A great rally by the UW-Madison Teaching Assistants union and students. I would put the crowd at 1,000. Waiting on the State Street plaza of the Capitol, one could hear them working their way up the south sidewalk of State Street. They arrived at the Capitol Square at precisely 12 noon.
Some of them got as far as the outer lobby of the Governor's Office on the first floor of the East Wing.
They chanted "Kill the Bill." meaning, of course, Gov. Scott Walker's budget repair bill, which would gut collective bargaining and require government employees to pay half their defined benefits pension (which few employees enjoy) and 12.6% of their health insurance, up from 1 percent (when the nationwide average is 29%).
Kill the R.T.A.
Speaking of killing things: It's in draft bill form, not yet assigned a number. It is the bill I have been predicting that will eliminate regional transit authorities, including Dane County's.
It will be circulated for cosponsors starting tomorrow, Tuesday, Feb. 15. In the Assembly, it is being authored by Rep. Steve Nass, Rep. Keith Ripp and Rep. Robin Vos, co-chair of the Joint Finance Committee.
Senate authors are Glenn Grothman and Van Wanggaard. All Republicans.
Significantly, it dissolves RTAs 90 days after enactment of the bill, but prohibits imposition of an RTA sales tax immediately upon enactment of the bill. Significant because time is a factor. Dane County's RTA is planning a referendum on the April 5 ballot for a one-quarter cent sales tax. Here is the document.
The Tea Party to the rescue
Monday's rally at the Capitol will look like a dress rehearsal. Tuesday, the labor unions are expected. They will be joined by tea partiers. No wonder Capitol Police are on 12-hour shifts all week.
Americans for Prosperity and the Club for Growth are busing tea party activists from around the state into Madison. The object of both groups is to pack the public hearing on Walker's bill scheduled for Tuesday at 10 am at the 412 East hearing room at the State Capitol. That has to be the toughest ticket in town.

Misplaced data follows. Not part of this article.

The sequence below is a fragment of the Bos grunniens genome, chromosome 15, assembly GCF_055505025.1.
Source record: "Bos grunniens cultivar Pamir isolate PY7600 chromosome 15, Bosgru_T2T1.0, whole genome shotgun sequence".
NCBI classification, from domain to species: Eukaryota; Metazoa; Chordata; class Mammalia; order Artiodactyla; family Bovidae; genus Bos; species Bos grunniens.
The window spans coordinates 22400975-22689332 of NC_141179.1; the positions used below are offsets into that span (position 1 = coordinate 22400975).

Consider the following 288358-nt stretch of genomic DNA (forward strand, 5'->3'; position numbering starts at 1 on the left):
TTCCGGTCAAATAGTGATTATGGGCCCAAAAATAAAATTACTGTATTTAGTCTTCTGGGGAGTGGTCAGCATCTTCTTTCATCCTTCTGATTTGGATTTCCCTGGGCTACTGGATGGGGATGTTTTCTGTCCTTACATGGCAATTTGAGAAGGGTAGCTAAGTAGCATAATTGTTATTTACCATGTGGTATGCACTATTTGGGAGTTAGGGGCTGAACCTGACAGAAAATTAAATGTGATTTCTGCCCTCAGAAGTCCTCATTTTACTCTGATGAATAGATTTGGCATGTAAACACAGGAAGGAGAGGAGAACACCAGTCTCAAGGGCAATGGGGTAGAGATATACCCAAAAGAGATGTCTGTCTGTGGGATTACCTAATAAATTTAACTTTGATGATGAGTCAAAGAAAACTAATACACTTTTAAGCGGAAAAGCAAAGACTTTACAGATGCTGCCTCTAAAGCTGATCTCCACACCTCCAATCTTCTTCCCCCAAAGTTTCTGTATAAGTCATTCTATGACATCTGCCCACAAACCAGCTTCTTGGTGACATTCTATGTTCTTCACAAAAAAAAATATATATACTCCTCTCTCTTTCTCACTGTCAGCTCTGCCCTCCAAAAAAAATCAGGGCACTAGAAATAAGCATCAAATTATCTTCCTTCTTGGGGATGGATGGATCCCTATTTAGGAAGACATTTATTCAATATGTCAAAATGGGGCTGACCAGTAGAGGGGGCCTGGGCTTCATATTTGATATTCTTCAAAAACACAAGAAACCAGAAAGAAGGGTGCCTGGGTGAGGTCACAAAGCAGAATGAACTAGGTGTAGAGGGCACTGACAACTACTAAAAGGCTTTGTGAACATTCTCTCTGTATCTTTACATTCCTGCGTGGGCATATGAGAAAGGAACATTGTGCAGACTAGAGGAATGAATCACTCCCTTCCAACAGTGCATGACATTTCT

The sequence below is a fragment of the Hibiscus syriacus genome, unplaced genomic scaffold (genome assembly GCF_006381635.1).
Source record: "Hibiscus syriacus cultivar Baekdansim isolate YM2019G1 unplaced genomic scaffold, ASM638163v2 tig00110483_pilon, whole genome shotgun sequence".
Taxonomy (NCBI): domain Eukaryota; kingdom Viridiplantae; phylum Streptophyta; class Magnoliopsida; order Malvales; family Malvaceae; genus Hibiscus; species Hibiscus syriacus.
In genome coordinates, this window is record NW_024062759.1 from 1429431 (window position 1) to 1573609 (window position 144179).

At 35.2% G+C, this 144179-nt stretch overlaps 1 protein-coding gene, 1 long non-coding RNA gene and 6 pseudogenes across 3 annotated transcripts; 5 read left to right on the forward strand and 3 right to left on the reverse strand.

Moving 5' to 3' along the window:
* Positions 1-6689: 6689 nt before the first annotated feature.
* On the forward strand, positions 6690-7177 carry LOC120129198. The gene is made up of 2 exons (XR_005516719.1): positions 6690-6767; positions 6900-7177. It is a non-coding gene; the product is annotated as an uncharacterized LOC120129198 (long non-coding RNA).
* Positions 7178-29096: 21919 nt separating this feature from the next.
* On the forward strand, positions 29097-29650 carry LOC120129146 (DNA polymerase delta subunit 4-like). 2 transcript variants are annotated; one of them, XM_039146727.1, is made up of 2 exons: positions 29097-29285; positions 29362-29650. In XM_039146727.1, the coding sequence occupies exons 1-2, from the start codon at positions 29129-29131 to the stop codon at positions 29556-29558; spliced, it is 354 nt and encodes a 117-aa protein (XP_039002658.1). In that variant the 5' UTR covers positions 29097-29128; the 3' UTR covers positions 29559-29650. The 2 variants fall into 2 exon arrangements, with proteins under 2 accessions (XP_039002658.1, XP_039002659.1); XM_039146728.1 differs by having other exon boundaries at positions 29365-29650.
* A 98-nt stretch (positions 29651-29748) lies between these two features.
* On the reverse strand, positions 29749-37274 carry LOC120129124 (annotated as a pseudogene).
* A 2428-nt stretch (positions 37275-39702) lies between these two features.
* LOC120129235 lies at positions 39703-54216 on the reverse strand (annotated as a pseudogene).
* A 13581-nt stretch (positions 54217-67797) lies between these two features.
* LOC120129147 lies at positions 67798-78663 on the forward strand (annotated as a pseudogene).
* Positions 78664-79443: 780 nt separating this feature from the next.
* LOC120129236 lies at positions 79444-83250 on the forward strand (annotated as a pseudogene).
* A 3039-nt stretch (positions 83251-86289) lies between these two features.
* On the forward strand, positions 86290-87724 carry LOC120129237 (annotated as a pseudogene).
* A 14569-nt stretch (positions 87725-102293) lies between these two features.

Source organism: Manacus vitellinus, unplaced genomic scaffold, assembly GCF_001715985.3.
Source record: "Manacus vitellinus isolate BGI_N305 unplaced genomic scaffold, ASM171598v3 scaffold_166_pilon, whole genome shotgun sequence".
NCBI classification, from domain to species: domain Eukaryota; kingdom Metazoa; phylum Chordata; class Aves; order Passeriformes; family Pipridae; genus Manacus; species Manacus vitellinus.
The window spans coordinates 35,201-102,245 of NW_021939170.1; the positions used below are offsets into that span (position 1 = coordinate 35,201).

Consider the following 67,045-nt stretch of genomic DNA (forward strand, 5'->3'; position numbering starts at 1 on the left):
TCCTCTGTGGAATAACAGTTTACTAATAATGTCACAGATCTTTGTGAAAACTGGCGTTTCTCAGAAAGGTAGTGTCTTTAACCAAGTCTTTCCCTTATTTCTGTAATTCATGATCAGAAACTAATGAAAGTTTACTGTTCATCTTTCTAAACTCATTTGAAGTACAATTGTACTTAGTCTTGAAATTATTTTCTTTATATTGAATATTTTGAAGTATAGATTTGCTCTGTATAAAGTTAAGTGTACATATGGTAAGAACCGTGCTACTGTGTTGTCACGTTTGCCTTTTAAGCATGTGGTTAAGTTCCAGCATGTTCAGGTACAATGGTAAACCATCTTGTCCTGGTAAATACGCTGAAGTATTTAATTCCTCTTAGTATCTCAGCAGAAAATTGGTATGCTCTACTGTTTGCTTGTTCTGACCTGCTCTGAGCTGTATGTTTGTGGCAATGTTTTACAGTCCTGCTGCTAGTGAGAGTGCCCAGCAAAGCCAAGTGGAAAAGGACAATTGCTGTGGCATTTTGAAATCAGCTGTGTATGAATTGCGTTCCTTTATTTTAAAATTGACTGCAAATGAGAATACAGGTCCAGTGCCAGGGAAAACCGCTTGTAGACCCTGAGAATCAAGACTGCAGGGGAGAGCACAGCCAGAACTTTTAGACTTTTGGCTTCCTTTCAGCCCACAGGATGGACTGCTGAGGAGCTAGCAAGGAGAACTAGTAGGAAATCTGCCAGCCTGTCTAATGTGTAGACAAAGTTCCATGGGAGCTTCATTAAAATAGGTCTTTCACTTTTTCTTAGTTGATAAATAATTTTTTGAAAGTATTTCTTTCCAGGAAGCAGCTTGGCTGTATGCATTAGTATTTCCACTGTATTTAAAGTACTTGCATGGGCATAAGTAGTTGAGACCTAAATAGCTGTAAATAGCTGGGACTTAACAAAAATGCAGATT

Buses will pick up tea partiers from Rhinelander, Wausau, Racine, Milwaukee, Sheboygan, and Fond du Lac.
The Wisconsin Patriot Coalition expressed its support for Governor Walker's Budget Adjustment Bill "as a first step in moving our state back onto the path of financial prosperity."
I stopped in to see my favorite liberal Democratic legislator after the rally. That would be Terese Berceau, who is my west side Madison rep in the Assembly.
She bemoaned the job Republicans had done demonizing public employees. I countered that the public employee unions -- especially the teachers unions -- had done most of the heavy lifting. $150,000 bus drivers, anyone?
Does it not speak volumes that Chris Rickert, the mild-mannered WI State Journal columnist, this morning took to task the teachers union for coming too late to the reform party?
... had all these reforms been proposed a year ago, Wisconsin probably would have had a better chance at winning a grant through the Obama Administration's Race to the Top initiative, a $4.35 billion program to provide millions to states that make concrete moves toward reforming public education. Wisconsin was twice rejected for the program. [Wi State Journal: Union plan too late to help schools]
If you had to guess, whom would you say is more in touch with statewide sentiment? Today's march by the Teaching Assistants Assn. or the Milwaukee Journal-Sentinel?
Walker's decision to force a showdown with organized labor is long overdue. The state must rein in its legacy costs. As Walker told the Editorial Board Friday: "These are things that frankly GM and Chrysler should have gotten a better handle on, and they wouldn't have been in the problems they got into."
He's right, and it's about time.
Employees whose salaries are paid for by us taxpayers should not have collective bargaining or union rights. Period. Employees have the ultimate bargaining chip by their ability to seek other employment.
There is a serious disconnect with the concept of professionals being members of unions. ... Walker should channel his inner Ronald Reagan and give any state employee who engages in a job action a deadline to return to work, or be fired. (Proposed, but not enacted yet.)
From the Racine Post:
Make no mistake, what's going on in Madison this week is nothing short of revolution. Regardless which side you're on -- with Gov. Scott Walker and the Republican legislative majority or with Democrats and the state's unionized employees -- there's no doubt the capitol is 2011's Valley Forge, Gettysburg or Tahrir Square. The governor says he has already alerted the National Guard to maintain order.
We're not the only ones
Ohio, Indiana, Tennessee and Idaho are eliminating or scaling back collective bargaining for government employees. Even Barack Obama is trying to cut back on government.
BE SURE TO VOTE TUESDAY!